Last month, twenty firefighters, all white except for one Hispanic, won more than $2 million in settlements from the city of New Haven, Connecticut for the (reverse) discriminatory practices of the fire department. The 2009 Supreme Court decision Ricci v. DeStefano found that New Haven did not have a substantial reason to throw out the results of a 2003 firefighter promotion test merely because white test-takers outperformed minorities.
Since the decision in Ricci, the city has given out the promotions mandated by the 2003 test as well as millions in settlement.
However, the city once again faces a discrimination suit, this time brought by Michael Briscoe, an African American firefighter in New Haven. He is suing the city for validating the results of the very same 2003 promotion test last month, thereby denying him a promotion. Mr. Briscoe claims that if the exam had been 30 percent written and 70 percent oral, rather than the 60-40 split which favored the white firefighters, then he would have achieved the necessary test results.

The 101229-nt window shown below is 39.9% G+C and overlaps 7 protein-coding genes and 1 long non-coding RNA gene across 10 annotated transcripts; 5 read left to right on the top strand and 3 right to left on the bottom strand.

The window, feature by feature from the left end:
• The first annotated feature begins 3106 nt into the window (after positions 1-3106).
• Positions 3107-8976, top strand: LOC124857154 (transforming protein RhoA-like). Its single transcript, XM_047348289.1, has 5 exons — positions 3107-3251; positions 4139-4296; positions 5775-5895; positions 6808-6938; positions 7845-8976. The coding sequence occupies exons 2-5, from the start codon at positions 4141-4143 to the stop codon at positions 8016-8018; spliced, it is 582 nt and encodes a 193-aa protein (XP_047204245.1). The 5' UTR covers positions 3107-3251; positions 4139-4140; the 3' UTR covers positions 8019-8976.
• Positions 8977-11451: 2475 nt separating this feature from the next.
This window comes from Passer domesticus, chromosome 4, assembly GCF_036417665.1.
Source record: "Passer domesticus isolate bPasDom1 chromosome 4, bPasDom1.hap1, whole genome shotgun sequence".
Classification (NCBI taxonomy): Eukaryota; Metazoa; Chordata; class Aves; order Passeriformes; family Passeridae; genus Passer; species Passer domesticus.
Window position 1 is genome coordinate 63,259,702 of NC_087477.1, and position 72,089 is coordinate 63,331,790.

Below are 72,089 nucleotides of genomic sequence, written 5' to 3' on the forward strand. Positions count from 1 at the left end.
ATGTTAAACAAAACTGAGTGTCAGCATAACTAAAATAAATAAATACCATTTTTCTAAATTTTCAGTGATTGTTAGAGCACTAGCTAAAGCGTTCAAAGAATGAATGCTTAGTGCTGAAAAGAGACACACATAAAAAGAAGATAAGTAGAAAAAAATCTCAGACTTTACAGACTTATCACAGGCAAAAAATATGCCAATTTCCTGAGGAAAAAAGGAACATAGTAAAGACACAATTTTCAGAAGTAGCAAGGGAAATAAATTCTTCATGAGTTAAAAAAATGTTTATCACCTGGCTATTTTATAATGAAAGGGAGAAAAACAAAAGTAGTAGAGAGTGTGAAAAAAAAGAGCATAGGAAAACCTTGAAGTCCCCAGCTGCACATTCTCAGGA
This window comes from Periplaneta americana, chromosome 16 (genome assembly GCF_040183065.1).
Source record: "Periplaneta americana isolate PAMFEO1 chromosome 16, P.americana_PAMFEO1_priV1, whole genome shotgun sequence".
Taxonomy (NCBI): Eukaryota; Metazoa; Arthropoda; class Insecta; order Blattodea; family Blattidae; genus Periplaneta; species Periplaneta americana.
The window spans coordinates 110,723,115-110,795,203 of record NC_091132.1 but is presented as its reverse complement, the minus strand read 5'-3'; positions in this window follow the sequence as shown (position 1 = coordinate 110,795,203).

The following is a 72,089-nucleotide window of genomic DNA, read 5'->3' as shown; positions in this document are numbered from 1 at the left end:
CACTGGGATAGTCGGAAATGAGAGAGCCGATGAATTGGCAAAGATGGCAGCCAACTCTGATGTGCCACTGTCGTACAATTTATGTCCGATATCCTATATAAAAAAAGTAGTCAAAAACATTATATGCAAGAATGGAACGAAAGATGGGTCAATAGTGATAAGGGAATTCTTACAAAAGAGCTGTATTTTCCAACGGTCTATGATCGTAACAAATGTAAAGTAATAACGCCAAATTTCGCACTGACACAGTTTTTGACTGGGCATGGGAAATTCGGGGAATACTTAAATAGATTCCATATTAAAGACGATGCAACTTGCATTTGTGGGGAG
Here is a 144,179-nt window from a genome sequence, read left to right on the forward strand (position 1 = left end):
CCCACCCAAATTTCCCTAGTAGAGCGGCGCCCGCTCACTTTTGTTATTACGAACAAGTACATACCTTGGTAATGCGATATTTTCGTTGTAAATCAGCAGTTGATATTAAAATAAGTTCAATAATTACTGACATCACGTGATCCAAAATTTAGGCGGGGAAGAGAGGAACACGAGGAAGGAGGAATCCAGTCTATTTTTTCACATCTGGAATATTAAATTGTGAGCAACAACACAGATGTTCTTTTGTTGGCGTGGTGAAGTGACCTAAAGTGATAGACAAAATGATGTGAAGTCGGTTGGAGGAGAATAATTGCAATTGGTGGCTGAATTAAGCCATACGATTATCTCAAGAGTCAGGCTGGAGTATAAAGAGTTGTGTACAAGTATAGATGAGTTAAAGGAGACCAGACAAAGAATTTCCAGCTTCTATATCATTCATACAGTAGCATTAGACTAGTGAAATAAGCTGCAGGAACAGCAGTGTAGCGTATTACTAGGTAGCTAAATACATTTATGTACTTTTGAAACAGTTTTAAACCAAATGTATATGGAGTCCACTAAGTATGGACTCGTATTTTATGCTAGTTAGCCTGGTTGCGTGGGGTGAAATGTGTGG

Mr. Briscoe is suing the city of New Haven under Title VII of the 1964 Civil Rights Act, claiming disparate impact. The Second U.S. Circuit Court of Appeals in New York reinstated Briscoe’s case the other dat. This decision reverses a lower court’s decision which interpreted the Supreme Court’s 2009 decision as to shield the city from ensuing discrimination suits related to the test’s validity. Instead, the appeals court concluded that the Supreme Court’s holding coupled with a sigle sentence of dicta could be interpreted to preclude Briscoe’s suit.
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